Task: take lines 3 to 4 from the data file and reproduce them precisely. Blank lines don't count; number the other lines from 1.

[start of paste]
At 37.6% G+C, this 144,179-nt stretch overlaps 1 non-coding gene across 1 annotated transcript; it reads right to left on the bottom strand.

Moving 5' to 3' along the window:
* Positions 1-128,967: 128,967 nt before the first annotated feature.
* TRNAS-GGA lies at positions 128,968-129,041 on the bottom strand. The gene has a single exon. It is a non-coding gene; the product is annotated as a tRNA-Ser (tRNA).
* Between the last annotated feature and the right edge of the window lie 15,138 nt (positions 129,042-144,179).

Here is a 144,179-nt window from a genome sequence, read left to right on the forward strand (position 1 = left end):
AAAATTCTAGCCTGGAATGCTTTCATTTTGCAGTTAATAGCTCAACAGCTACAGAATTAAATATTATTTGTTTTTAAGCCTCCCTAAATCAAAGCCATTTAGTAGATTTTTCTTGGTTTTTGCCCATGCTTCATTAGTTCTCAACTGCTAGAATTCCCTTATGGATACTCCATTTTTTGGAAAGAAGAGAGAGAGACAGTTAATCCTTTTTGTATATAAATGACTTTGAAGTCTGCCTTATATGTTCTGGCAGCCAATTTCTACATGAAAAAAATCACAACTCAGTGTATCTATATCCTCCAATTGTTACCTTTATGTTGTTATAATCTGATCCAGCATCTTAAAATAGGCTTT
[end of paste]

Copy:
* Positions 1-128,967: 128,967 nt before the first annotated feature.
* TRNAS-GGA lies at positions 128,968-129,041 on the bottom strand. The gene has a single exon. It is a non-coding gene; the product is annotated as a tRNA-Ser (tRNA).